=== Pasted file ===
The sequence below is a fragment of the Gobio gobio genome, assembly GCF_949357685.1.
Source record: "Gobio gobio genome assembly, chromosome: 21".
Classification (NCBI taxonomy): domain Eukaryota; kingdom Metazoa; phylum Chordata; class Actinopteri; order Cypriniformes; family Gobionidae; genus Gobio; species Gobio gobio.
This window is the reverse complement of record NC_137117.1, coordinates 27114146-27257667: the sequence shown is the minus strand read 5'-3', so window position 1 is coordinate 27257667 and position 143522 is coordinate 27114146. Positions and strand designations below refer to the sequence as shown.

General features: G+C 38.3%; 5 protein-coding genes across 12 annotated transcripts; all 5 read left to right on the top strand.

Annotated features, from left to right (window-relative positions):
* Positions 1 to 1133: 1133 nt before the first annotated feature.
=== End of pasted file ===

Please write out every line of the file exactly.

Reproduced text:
The sequence below is a fragment of the Gobio gobio genome, assembly GCF_949357685.1.
Source record: "Gobio gobio genome assembly, chromosome: 21".
Classification (NCBI taxonomy): domain Eukaryota; kingdom Metazoa; phylum Chordata; class Actinopteri; order Cypriniformes; family Gobionidae; genus Gobio; species Gobio gobio.
This window is the reverse complement of record NC_137117.1, coordinates 27114146-27257667: the sequence shown is the minus strand read 5'-3', so window position 1 is coordinate 27257667 and position 143522 is coordinate 27114146. Positions and strand designations below refer to the sequence as shown.

General features: G+C 38.3%; 5 protein-coding genes across 12 annotated transcripts; all 5 read left to right on the top strand.

Annotated features, from left to right (window-relative positions):
* Positions 1 to 1133: 1133 nt before the first annotated feature.